Science

B cell responses to Covid-19 stable after 5 months but do not recognize new strains

Prashasti Awasthi Mumbai | Updated on February 24, 2021

Careful monitoring of circulating SARS-CoV-2 variants essential so as to determine how these mutations impact vaccine-induced immunity.

A new sudy revealed that protective B cell responses to the SARS-CoV-2 spike protein remain stable and continue to evolve over a 5-month period post-infection. This is contrary to the previous hypotheses made by some researchers.

For the study, the researchers examined B cells and more than 1,000 different monoclonal antibodies from eight patients with Covid-19.

Their findings suggested that B cells protect from Covid-19 months after the infection. However, a large proportion of the neutralizing antibodies generated from these long-lasting B cells did not efficiently recognize various emerging SARS-CoV-2 variants from Brazil and South Africa.

The authors believe that their study will help other scientists to design future Covid-19 vaccines that work to prevent viral evolution. The vaccines should also stimulate better neutralizing antibody and B cell responses against emerging SARS-CoV-2 variants.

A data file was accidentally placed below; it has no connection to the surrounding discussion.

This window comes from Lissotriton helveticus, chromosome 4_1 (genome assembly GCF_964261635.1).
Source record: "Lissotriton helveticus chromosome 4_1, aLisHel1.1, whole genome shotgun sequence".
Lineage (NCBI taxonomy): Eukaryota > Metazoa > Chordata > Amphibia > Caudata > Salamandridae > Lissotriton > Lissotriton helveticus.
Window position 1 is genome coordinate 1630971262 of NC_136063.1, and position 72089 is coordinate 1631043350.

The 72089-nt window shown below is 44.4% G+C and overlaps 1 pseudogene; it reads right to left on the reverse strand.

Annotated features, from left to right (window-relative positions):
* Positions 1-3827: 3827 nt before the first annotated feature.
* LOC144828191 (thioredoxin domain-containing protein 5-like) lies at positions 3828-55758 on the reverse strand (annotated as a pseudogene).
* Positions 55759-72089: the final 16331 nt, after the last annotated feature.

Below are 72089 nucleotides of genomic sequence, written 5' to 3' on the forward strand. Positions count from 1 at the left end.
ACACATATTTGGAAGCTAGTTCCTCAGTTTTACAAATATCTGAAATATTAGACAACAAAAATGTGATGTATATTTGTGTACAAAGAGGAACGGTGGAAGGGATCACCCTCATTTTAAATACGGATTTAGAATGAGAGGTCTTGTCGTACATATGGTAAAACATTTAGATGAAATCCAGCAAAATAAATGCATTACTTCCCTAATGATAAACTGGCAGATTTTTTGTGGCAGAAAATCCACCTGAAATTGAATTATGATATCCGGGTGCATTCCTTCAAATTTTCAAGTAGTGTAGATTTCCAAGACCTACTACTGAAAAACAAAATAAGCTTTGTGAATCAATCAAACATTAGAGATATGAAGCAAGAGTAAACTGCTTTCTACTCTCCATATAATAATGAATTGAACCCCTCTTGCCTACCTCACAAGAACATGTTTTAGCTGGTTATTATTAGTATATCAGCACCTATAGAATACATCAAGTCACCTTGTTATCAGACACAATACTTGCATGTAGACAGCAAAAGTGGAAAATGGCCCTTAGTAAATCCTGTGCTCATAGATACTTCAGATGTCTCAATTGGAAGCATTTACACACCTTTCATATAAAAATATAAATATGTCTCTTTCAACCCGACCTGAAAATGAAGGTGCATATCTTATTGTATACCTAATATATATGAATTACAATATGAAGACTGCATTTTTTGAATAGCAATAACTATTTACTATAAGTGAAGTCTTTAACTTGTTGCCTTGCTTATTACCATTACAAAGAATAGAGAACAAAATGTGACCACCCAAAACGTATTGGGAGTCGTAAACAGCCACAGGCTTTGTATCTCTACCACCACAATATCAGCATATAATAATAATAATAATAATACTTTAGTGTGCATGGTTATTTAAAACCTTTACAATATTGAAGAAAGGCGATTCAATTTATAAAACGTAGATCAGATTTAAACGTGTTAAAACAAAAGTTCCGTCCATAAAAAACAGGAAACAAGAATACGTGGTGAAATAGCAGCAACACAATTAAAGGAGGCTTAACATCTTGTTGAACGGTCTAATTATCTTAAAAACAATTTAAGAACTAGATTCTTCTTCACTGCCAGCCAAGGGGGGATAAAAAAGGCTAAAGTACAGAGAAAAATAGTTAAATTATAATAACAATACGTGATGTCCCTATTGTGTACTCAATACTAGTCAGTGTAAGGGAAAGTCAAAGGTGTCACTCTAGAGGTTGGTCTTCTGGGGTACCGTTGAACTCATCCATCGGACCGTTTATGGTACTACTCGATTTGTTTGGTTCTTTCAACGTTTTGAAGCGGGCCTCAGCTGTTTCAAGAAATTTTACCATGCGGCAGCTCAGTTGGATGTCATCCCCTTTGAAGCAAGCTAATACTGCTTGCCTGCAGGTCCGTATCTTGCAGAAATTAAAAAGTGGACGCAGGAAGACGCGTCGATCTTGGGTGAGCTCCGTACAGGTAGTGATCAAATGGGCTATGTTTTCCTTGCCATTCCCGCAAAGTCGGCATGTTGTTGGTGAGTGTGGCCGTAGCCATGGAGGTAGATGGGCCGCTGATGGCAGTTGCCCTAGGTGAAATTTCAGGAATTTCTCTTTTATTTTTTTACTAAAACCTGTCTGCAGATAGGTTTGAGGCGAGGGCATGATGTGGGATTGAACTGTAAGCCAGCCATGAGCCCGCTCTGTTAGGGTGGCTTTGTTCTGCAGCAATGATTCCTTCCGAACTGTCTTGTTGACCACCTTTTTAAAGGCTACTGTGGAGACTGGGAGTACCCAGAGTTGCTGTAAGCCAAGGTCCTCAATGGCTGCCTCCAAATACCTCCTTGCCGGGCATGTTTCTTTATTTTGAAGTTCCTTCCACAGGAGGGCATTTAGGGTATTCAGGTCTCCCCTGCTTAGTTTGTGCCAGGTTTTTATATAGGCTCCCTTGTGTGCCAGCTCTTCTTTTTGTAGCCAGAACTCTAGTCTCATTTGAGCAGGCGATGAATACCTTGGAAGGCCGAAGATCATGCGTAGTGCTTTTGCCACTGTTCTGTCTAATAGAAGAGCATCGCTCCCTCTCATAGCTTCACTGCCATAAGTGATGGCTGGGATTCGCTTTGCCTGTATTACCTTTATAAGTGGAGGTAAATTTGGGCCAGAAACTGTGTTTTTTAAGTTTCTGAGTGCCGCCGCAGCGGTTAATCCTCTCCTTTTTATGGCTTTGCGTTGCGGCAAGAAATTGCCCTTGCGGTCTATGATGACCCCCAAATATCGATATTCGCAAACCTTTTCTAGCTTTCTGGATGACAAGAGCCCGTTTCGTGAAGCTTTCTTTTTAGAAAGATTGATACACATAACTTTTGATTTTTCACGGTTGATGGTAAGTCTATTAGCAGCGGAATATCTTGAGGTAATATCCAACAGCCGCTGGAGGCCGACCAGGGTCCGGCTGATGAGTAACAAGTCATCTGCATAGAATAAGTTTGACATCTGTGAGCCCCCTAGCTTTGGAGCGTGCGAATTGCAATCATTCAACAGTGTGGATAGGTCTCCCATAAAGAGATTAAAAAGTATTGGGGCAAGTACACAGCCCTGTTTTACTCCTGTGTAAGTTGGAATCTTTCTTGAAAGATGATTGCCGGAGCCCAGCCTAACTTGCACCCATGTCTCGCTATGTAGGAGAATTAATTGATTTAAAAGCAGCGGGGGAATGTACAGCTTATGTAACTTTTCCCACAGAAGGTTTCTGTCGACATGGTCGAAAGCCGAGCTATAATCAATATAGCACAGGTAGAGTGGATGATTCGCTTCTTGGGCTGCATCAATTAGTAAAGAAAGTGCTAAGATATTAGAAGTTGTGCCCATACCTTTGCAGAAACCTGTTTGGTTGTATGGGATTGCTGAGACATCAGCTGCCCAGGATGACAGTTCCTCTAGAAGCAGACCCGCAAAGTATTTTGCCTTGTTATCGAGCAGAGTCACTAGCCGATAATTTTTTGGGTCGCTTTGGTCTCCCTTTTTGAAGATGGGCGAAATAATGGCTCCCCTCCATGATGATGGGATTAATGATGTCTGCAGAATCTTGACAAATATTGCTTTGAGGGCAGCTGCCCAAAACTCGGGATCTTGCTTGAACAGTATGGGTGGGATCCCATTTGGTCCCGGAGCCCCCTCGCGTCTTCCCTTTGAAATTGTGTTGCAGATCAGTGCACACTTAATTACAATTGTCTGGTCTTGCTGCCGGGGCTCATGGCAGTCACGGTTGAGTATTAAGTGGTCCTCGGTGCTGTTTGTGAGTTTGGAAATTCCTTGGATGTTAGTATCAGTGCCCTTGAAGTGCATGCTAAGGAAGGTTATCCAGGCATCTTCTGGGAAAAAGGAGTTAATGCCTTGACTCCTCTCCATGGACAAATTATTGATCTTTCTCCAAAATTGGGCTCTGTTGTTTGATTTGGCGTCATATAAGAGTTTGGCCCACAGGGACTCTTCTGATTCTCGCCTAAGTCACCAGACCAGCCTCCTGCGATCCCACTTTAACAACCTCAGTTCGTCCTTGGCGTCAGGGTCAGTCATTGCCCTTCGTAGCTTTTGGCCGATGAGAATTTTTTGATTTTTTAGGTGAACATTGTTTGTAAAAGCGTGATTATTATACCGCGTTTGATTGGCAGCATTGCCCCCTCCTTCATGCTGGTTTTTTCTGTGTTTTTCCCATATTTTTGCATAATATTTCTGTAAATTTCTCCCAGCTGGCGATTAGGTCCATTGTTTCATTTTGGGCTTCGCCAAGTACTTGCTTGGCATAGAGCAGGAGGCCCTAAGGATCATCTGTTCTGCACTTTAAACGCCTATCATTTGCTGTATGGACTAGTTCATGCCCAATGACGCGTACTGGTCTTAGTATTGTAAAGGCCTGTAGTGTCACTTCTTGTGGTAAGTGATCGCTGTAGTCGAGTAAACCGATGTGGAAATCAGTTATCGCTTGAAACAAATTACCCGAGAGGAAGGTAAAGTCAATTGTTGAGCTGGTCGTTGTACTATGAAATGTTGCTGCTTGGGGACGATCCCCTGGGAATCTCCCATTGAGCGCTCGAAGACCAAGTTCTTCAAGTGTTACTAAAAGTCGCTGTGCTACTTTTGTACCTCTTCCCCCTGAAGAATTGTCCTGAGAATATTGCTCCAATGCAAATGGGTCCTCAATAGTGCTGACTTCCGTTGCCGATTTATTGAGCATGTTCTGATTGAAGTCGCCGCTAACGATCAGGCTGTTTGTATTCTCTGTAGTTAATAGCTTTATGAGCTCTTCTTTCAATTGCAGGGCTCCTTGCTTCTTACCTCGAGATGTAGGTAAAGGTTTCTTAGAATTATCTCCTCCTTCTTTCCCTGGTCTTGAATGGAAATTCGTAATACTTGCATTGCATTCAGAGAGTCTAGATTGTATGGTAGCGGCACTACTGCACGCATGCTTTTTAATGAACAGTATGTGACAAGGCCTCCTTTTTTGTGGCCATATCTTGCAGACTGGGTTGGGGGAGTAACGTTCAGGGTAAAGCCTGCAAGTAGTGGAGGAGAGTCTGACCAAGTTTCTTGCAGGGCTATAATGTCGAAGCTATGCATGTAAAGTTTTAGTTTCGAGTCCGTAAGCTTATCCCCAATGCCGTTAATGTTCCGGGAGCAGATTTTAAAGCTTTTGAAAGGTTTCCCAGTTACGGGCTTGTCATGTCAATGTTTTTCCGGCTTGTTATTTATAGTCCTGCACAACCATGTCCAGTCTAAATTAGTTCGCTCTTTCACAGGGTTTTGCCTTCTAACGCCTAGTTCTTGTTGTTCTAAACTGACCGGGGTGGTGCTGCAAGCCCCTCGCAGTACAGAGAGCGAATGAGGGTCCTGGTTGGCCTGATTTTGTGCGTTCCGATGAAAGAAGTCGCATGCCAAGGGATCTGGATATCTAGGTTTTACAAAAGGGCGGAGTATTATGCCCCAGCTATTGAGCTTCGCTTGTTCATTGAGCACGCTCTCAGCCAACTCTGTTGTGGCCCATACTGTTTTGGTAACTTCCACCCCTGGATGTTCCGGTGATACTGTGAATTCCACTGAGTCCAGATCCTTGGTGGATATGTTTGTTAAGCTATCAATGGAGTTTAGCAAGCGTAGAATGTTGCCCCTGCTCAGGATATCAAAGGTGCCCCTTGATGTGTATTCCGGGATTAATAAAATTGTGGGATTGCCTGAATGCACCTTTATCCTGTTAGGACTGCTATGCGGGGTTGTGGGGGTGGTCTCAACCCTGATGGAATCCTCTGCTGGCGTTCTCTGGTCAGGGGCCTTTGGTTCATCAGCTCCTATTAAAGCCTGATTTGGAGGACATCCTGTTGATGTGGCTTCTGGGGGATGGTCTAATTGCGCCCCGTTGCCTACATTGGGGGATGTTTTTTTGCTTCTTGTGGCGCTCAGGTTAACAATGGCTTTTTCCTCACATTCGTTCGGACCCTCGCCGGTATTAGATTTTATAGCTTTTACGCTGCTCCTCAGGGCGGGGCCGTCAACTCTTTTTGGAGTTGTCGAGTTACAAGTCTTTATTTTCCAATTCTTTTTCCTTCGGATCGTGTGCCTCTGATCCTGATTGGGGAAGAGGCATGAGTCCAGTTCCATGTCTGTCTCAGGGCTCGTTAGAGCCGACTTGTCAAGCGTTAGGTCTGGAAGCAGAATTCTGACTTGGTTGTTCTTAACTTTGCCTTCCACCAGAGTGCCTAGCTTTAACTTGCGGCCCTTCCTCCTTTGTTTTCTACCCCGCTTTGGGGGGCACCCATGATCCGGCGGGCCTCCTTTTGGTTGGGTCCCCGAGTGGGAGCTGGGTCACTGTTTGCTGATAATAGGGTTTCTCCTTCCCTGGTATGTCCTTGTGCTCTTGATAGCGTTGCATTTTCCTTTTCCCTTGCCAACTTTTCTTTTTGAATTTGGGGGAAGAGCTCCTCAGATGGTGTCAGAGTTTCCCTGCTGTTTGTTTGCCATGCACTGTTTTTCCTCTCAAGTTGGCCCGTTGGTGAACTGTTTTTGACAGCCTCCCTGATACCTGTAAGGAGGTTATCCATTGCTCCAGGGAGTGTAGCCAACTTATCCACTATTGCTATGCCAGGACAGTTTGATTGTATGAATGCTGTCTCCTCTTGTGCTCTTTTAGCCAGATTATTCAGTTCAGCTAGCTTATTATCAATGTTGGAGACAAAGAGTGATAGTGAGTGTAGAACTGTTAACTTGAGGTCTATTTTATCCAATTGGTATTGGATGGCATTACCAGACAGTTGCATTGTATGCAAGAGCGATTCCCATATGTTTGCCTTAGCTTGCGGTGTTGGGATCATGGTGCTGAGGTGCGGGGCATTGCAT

In the study, Mrunal Sakharkar and the team profiled spike protein-specific B cell and antibody responses in eight patients with mild and severe Covid-19 over five months.

They found a significant decline in neutralizing antibody levels in the blood over time. However, levels of spike protein-specific memory B cells remained stable or even increased during the same time frame.

Over the course of 120 days, monoclonal antibodies isolated from these B cells underwent increased somatic hypermutation, binding affinity, and neutralization potency - all signs of persistent B cell activity.

Notably, a large proportion of the neutralizing antibody response did not efficiently recognize emerging SARS-CoV-2 variants from Brazil and South Africa. These mutations harbour amino acid positions 417 and 484 of the spike protein.

The authors suggested careful monitoring of circulating SARS-CoV-2 variants so as to determine how these mutations impact vaccine-induced immunity.

The findings of the study were published in the journal American Association for Advancement of Science (AAAS).

Published on February 24, 2021

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